20 Gayle Rose

Gayle Rose
Hometown (Last School)
Paris, KY (High)
1951-52, 1953-54, 1954-55
November 2, 1932

From the 1955 University of Basketball Media Guide;

A leading candidate for a starting guard berth this season, Rose saw action in 23 games last year, alternating between starting and reserve duty. The dependable six-foot Paris product is considered by many observers to be among the best change-of-pace dribblers in the business. It was Rose’s dribbling artistry that enabled to control the ball in the closing minutes and whip LSU for the championship in the playoff last year at Nashville .  The senior guard is regarded as an excellent long shot artist and also has developed a good one-hand jump shot .   Rose is a fast-driving type of player who operates with extreme effectiveness in the fast-break type of offense that relies upon. He made the schoolboy All-America cage team in his senior year at Paris, mainly on the basis of his ball-handling ability, and was selected “Mr. Basketball” (equivalent to most valuable player) following the annual North-South High School All-Star Game in 1950. Rose is studying a pre-dental course to follow in the footsteps of his father who is a doctor.

Obituary – Robert G. Rose, Lexington Herald-Leader (November 20, 2016)

ROSE Robert Gayle, age 84, died peacefully in his daughter’s arms on November 12, 2016 at The Homeplace at Midway after a long and courageous 12-year battle with Alzheimer’s Disease. He was born on November 2, 1932 to the late Dr. J. M. Rose and Violette Fultz Rose in Olive Hill, KY. He leaves behind his wife of 61 years, Beverly Prall Rose and his daughter, Stacei Rose. He was preceded in death by his brother, Dr. Gilbert Rose (Patricia) of DeSoto, TX; his brother-in-law, Dr. Joseph Knight (Marjorie) of Aberdeen, OH; and his nephew, David Rose (Amber) of Cynthiana. He is survived by his brother, Rev. James Rose (Jo Ann) of Cynthiana; his sister, Marjorie Rose Knight (Joseph) of Tallahassee, FL; his sister, Carolyn Sue Rose Wile (Bob) of Lexington; nieces and nephews.

Gayle had the distinction of playing basketball for his brother, Jimmy, at Olive Hill and Paris High Schools. In 1949, he led the Paris Greyhounds to the semi-finals of the State Tournament, where he was named to the All-State Tournament Team and a consensus All-State selection. In 1950, he was named the most outstanding player of the Central Conference, to the Kentucky All-Star Team and a consensus All-State selection. He was one of three players from Kentucky invited to participate in the North-South Game, where he was named Mr. Basketball. He was also named a First Team Chuck Taylor Converse selection.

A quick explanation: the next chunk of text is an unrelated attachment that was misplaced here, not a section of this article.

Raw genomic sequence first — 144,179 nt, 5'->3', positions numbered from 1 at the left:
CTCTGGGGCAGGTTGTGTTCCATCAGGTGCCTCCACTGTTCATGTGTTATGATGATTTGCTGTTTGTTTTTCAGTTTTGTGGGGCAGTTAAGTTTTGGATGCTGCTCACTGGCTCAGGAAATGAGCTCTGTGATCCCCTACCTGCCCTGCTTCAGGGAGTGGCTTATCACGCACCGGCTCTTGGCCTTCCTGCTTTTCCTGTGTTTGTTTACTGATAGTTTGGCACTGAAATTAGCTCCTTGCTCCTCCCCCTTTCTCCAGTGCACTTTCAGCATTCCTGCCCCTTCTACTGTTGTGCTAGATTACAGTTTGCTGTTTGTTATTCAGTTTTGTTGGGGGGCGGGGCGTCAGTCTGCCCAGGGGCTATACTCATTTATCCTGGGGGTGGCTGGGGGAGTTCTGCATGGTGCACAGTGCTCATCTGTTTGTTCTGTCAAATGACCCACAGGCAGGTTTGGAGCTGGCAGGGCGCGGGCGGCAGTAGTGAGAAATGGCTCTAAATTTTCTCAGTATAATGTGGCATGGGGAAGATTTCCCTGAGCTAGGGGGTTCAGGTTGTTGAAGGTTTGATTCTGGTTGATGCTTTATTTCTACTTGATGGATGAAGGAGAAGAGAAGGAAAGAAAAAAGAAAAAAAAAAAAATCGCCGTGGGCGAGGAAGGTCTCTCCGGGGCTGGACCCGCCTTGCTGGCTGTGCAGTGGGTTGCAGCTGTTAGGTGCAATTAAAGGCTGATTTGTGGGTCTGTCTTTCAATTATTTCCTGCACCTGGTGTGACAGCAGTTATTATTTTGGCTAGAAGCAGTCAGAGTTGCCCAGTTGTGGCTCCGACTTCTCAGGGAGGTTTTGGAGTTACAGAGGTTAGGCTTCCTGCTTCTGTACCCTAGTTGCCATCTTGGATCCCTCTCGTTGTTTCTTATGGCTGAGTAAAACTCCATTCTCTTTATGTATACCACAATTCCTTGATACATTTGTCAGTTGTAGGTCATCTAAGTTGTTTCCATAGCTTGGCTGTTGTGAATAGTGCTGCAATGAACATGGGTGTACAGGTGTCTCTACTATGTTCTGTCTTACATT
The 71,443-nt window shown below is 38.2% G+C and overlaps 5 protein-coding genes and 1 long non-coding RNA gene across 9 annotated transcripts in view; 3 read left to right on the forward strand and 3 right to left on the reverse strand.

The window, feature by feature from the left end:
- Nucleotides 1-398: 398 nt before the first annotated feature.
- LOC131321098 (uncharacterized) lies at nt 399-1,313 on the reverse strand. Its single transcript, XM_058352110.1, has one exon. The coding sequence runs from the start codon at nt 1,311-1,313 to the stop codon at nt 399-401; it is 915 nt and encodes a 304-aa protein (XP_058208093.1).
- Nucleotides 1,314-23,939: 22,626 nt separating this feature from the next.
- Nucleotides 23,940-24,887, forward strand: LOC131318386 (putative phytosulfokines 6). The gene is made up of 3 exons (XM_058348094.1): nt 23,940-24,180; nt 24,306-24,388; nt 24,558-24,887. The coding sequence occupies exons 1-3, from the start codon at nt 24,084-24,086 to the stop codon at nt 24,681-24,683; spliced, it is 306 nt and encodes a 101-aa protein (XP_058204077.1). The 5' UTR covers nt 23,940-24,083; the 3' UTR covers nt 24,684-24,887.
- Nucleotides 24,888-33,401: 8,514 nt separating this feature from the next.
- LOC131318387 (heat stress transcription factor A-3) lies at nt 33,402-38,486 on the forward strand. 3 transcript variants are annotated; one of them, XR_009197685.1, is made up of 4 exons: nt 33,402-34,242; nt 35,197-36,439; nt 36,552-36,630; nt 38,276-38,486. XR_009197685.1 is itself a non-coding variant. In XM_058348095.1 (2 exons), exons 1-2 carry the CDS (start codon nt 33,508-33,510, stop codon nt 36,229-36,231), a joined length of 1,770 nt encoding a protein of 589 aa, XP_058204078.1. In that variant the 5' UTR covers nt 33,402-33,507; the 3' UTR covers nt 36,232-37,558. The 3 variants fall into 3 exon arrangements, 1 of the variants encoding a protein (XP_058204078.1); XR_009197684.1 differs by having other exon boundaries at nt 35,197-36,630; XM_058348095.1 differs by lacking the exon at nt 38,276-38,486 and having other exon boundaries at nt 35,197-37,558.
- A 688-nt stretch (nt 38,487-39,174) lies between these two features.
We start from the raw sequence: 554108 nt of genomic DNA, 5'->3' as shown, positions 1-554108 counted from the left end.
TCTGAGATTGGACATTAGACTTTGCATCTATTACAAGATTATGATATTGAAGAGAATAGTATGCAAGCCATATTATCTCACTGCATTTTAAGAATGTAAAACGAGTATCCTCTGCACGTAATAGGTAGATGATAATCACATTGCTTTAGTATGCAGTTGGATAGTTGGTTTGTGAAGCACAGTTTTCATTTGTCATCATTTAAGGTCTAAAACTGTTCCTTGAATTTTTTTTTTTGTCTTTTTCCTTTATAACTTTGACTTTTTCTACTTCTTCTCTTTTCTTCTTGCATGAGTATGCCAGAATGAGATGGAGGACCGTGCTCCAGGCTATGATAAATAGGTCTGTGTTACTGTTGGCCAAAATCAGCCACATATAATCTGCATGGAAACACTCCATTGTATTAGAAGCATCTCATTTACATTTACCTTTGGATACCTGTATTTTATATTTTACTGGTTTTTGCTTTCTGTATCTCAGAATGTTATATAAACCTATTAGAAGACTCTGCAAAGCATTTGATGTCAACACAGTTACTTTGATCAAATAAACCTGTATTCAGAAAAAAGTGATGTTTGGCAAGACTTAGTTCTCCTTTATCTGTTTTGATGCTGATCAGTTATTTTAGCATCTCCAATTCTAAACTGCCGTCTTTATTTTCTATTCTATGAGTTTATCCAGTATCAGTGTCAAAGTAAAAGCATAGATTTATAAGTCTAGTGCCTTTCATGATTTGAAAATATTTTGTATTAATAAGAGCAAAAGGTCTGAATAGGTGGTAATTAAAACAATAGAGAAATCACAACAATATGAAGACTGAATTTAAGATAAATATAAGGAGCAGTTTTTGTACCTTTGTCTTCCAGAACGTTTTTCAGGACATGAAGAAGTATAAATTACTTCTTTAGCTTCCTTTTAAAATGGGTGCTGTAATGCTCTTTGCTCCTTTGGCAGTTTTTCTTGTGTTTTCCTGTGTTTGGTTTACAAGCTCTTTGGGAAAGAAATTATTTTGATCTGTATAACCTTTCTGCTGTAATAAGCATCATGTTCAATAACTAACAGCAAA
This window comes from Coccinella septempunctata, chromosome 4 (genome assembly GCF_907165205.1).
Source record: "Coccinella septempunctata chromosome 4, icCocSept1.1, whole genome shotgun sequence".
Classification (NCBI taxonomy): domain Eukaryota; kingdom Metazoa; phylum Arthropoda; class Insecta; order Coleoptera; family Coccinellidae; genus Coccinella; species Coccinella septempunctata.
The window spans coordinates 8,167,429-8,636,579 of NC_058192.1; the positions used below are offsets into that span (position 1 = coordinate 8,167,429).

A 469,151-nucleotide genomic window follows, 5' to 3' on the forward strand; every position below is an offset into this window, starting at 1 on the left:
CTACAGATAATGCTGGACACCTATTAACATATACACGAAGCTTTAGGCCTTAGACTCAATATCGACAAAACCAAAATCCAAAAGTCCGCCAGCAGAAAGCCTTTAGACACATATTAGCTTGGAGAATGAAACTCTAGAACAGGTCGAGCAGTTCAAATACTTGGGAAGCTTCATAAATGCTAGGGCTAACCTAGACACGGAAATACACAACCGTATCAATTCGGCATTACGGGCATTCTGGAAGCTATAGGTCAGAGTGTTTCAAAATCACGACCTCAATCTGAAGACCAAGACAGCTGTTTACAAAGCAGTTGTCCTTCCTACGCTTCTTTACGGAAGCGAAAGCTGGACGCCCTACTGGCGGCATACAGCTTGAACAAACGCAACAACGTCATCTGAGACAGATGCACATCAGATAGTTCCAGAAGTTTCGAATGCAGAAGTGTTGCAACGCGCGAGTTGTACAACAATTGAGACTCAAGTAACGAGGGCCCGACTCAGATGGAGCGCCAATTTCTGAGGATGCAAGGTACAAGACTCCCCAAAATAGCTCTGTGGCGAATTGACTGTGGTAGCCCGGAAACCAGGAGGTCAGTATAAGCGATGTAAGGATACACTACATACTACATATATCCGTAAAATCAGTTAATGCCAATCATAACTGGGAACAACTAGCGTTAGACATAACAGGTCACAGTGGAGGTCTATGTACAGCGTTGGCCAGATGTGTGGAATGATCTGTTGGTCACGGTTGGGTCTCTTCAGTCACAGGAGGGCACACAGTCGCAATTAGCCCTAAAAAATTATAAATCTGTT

He went on to play for the University of from 1950-55, where he was the point guard for The Undefeated Team of 1954. In 1955, he was named an All-Regional selection. He was also a member of the U.S. Air Force R.O.T.C. He graduated in 1955 with a B.S. in zoology. In the months that followed, he was commissioned as a Second Lieutenant in the U.S. Air Force, where he served as a pilot at Hondo A.F.B. In 1956, he was selected to play for the U.S. Air Force All-Star Team. He was honorably discharged in 1957 with the rank of First Lieutenant.

Gayle returned to the University of Kentucky and graduated from the College of Pharmacy in 1960. He was employed by McAdams and Morford Drug, Bourbon County Hospital, Hart’s Drug and was part owner of Gaines’ Pharmacy in Georgetown. In 1970, he began Rose Pharmacy in Olive Hill, where he served the people of Carter County for over 35 years, as his father had done before him.

He was President of the Olive Hill Industrial Foundation and served on the Board of Directors of the First National Bank of Grayson for over 30 years; he attended the First Christian Church. After his retirement, he returned to Lexington in 2011, where he enjoyed spending time with his family and friends and attending Southland Christian Church.

Gayle has been inducted into the Paris High School Hall of Fame, the 10th Region Hall of Fame, the Dawahares/Kentucky High School Athletic Association Hall of Fame and the University of Kentucky Athletics Hall of Fame. His jersey (#20) hangs retired in Rupp Arena. Gayle was infinitely competitive, handsome and dashing. He was truly a man for all seasons, who never gave up his fight against Alzheimer’s Disease.

His passions were U.K. basketball, golf, hunting and fishing. He could spend hours telling stories about playing basketball for Coach Adolph Rupp. We are forever indebted to the staff at The Homeplace at Midway for giving Gayle the most amazing love and care during his journey Home. Remembrance donations for Gayle may be made to Lexington Leadership Foundation, P.O. Box 4654, Lexington, 40544. Private services at Milward-Broadway and the Cemetery. www.milwardfuneral.com